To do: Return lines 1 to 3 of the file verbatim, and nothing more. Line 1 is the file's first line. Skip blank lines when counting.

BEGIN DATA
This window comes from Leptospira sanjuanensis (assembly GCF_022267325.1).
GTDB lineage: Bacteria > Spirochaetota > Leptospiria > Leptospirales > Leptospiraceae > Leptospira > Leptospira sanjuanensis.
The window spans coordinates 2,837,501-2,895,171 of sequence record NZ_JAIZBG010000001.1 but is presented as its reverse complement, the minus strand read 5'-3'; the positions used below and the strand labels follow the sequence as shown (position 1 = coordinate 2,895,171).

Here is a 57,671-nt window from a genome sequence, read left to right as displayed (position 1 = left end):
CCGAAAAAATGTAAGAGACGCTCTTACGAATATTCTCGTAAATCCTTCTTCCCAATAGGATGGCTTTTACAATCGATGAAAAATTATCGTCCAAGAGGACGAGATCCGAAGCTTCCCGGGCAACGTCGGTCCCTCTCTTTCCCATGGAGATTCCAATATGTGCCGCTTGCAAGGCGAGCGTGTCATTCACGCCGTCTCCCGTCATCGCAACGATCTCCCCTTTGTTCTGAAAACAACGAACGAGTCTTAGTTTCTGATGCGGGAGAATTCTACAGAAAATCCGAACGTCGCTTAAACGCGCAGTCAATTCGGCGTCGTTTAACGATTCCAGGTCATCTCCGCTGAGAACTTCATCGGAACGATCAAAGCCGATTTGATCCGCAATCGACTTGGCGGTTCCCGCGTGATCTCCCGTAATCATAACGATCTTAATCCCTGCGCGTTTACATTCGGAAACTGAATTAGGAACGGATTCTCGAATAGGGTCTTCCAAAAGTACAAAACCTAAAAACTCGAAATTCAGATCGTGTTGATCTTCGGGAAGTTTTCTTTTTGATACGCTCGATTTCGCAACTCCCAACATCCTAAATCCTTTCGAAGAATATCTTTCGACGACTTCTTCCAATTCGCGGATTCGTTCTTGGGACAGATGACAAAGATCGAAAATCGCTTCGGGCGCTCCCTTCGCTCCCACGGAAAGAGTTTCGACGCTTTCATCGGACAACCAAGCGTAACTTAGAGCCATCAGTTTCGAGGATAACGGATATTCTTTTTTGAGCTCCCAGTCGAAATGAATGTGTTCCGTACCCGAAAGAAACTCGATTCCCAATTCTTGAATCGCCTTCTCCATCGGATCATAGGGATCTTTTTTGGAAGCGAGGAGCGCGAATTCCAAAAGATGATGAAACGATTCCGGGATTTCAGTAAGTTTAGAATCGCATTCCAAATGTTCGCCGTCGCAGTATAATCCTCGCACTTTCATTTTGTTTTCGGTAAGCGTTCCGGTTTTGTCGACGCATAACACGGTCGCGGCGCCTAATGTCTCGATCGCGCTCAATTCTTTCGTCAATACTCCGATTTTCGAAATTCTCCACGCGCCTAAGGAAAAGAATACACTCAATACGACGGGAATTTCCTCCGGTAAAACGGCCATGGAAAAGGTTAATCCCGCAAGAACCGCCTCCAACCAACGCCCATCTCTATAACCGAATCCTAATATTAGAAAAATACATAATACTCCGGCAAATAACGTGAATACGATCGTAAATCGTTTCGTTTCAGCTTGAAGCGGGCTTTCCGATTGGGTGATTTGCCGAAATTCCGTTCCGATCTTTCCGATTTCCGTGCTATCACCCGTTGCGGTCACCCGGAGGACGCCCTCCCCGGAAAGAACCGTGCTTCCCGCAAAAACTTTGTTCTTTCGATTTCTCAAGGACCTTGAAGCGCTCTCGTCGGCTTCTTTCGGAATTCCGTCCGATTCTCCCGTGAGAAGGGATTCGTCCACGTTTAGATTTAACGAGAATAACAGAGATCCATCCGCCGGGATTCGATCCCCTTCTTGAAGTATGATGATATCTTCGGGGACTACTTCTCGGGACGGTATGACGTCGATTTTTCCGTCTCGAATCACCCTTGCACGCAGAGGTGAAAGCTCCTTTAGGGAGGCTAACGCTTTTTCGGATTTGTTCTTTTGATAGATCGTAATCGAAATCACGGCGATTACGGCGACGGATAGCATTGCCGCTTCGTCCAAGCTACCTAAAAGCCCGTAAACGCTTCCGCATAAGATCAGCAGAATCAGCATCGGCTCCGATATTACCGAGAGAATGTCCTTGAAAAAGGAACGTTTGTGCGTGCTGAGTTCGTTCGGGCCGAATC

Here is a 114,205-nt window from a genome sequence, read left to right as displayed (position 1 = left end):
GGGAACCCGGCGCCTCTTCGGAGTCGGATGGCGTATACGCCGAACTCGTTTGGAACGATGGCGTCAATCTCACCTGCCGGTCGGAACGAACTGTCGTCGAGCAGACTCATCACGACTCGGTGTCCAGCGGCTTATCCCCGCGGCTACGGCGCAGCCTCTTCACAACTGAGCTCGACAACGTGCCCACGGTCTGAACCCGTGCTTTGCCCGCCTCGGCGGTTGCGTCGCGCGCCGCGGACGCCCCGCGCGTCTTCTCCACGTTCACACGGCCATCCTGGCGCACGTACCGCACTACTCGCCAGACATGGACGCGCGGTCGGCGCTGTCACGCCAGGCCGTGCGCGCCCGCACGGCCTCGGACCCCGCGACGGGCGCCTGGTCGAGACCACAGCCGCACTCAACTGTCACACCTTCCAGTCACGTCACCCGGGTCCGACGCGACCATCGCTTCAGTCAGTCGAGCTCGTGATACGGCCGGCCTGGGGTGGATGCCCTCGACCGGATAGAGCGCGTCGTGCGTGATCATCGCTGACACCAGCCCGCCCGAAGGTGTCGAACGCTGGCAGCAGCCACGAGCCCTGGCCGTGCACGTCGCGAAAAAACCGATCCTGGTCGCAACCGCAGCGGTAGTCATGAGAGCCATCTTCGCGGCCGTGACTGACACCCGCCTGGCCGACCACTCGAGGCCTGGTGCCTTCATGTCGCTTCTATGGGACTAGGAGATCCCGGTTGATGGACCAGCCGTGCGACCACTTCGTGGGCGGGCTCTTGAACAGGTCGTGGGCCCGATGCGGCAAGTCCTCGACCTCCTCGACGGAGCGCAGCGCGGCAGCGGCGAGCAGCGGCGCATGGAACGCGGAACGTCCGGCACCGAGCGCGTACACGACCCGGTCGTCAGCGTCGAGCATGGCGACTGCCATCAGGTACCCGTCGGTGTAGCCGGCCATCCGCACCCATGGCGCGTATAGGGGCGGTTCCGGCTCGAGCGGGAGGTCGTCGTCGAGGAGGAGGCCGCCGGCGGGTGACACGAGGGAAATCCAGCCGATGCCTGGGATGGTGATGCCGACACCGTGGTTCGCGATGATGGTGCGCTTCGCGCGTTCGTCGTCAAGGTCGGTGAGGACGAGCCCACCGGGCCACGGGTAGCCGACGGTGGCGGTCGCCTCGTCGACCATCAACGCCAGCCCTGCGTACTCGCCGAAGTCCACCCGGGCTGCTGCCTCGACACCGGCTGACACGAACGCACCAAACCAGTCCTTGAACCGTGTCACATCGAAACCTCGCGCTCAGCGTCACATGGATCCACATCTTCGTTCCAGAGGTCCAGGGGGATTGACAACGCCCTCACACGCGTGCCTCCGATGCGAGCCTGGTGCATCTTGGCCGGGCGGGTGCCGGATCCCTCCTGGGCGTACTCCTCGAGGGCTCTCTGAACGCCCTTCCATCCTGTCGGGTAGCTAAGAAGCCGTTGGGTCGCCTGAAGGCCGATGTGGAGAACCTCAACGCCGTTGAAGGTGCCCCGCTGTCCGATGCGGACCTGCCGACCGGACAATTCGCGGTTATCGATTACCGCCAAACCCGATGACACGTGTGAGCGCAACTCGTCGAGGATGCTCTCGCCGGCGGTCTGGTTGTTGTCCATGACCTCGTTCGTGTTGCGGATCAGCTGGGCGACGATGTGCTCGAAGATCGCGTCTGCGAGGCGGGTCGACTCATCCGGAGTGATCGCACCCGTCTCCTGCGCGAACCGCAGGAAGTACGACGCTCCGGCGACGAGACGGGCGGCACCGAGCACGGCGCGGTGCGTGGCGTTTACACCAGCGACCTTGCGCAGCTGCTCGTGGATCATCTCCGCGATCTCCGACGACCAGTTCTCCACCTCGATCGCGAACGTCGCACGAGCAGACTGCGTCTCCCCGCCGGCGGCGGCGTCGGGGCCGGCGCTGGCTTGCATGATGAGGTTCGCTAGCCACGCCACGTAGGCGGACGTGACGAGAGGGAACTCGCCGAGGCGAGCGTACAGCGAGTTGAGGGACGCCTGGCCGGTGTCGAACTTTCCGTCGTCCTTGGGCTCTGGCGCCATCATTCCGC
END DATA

This window comes from Leptospira sanjuanensis (assembly GCF_022267325.1).
GTDB lineage: Bacteria > Spirochaetota > Leptospiria > Leptospirales > Leptospiraceae > Leptospira > Leptospira sanjuanensis.
The window spans coordinates 2,837,501-2,895,171 of sequence record NZ_JAIZBG010000001.1 but is presented as its reverse complement, the minus strand read 5'-3'; the positions used below and the strand labels follow the sequence as shown (position 1 = coordinate 2,895,171).